Friends  |  Press Room  |  Contact Us

Press Room

Dutch Righteous Among the Nations Ceremony Tomorrow

24 October 2007

Hendrikus (Hein) and Martha Snapper, Righteous Among the Nations from the Netherlands, will be posthumously honored at Yad Vashem on Thursday, October 25, 2007. A memorial ceremony will be held in the Hall of Remembrance at 12:45, followed by the recognition ceremony and the unveiling of the name of the Righteous in the Garden of the Righteous at 13:15. The ceremony will take place in English, in the presence of Holocaust survivors Truus de Hartog, of the Netherlands and Salomon de Hartog of Israel, siblings rescued by the Snappers, and five children of the rescuers: Jerry, Jan, Johan, Hans and Frank, of California and Kentucky in the United States.

Hendrikus (Hein) and Martha Snapper

Hein and Martha Snapper, lived with their six young children in Naaldwijk, a town in the western part of the Netherlands. Hein was in charge of the local labor exchange and Martha was a homemaker. Hein, in his position at the local labor exchange, was aware of the persecution of the Jews from an early stage. In the summer of 1942, Hein became active in a local underground group and he was put in contact with a Jewish family, Rosa and Levy (Leen) de Hartog, and their five children. The de Hartogs had received a deportation notice and they were desperately searching for a hiding place. The Snappers took in Rosa de Hartog and presented her as their housekeeper, meanwhile arranging hiding places for Leen and the children: Truus, Annie, Esther, Jacques and Salomon, in other locations. On various occasions Leen, Truus and Annie were even able to come surreptitiously to the Snapper home to spend some time with Rosa.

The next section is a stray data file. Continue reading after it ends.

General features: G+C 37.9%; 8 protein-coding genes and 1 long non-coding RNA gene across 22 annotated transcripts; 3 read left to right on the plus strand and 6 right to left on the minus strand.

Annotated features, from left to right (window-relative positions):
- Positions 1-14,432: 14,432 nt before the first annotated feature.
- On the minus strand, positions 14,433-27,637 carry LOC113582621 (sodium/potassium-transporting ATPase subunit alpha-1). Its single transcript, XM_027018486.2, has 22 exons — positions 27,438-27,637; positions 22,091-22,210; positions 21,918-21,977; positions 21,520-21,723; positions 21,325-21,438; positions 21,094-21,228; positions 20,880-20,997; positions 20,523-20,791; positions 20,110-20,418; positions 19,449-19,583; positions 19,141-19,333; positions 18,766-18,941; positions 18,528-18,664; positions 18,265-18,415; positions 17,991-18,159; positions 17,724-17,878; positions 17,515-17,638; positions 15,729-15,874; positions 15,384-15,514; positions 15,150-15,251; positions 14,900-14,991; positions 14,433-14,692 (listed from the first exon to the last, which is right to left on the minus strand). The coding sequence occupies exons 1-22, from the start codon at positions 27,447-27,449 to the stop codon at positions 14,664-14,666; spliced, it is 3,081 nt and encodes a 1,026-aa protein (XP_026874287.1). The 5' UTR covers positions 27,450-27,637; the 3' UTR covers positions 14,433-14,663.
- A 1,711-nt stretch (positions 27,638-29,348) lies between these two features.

At risk to their own lives, the Snappers courageously sheltered Rosa, even during a period in 1944 when a number of German soldiers were billeted in the Snapper home. Rosa stayed on during this time, despite the grave danger to the Snappers and their children.

In May 1943, a massive recruitment began of Dutch men between the ages of 18 and 45 for forced labor in Germany. Taking advantage of his position at the labor exchange, Hein altered personal data in the municipal registry, providing false information and creating forged documents.

The Snappers protected Rosa throughout the war, and she remained undetected. The entire de Hartog family survived the war, and was reunited afterwards. After the war, Hein Snapper received special recognition from Prince Bernhard of the Netherlands for his activities in the resistance. In December 2006, Yad Vashem recognized the Snappers as Righteous Among the Nations. Hein and Martha Snapper have since passed away, as have Leen and Rosa de Hartog and three of their children.